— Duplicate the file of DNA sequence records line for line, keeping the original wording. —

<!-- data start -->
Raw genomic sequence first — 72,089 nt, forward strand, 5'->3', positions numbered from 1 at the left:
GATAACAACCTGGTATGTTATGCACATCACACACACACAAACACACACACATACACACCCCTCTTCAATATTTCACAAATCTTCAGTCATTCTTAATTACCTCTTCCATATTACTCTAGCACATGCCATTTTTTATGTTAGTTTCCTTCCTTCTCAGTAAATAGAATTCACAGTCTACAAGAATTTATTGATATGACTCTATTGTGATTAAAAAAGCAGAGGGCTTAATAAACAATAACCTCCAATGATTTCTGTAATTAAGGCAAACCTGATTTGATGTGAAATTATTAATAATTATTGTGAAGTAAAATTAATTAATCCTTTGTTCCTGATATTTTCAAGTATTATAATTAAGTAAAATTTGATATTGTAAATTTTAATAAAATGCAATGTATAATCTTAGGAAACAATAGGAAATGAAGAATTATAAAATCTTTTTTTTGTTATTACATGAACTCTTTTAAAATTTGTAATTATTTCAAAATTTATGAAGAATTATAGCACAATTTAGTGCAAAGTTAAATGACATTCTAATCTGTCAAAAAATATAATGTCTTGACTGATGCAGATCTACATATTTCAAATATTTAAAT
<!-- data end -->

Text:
Raw genomic sequence first — 72,089 nt, forward strand, 5'->3', positions numbered from 1 at the left:
GATAACAACCTGGTATGTTATGCACATCACACACACACAAACACACACACATACACACCCCTCTTCAATATTTCACAAATCTTCAGTCATTCTTAATTACCTCTTCCATATTACTCTAGCACATGCCATTTTTTATGTTAGTTTCCTTCCTTCTCAGTAAATAGAATTCACAGTCTACAAGAATTTATTGATATGACTCTATTGTGATTAAAAAAGCAGAGGGCTTAATAAACAATAACCTCCAATGATTTCTGTAATTAAGGCAAACCTGATTTGATGTGAAATTATTAATAATTATTGTGAAGTAAAATTAATTAATCCTTTGTTCCTGATATTTTCAAGTATTATAATTAAGTAAAATTTGATATTGTAAATTTTAATAAAATGCAATGTATAATCTTAGGAAACAATAGGAAATGAAGAATTATAAAATCTTTTTTTTGTTATTACATGAACTCTTTTAAAATTTGTAATTATTTCAAAATTTATGAAGAATTATAGCACAATTTAGTGCAAAGTTAAATGACATTCTAATCTGTCAAAAAATATAATGTCTTGACTGATGCAGATCTACATATTTCAAATATTTAAAT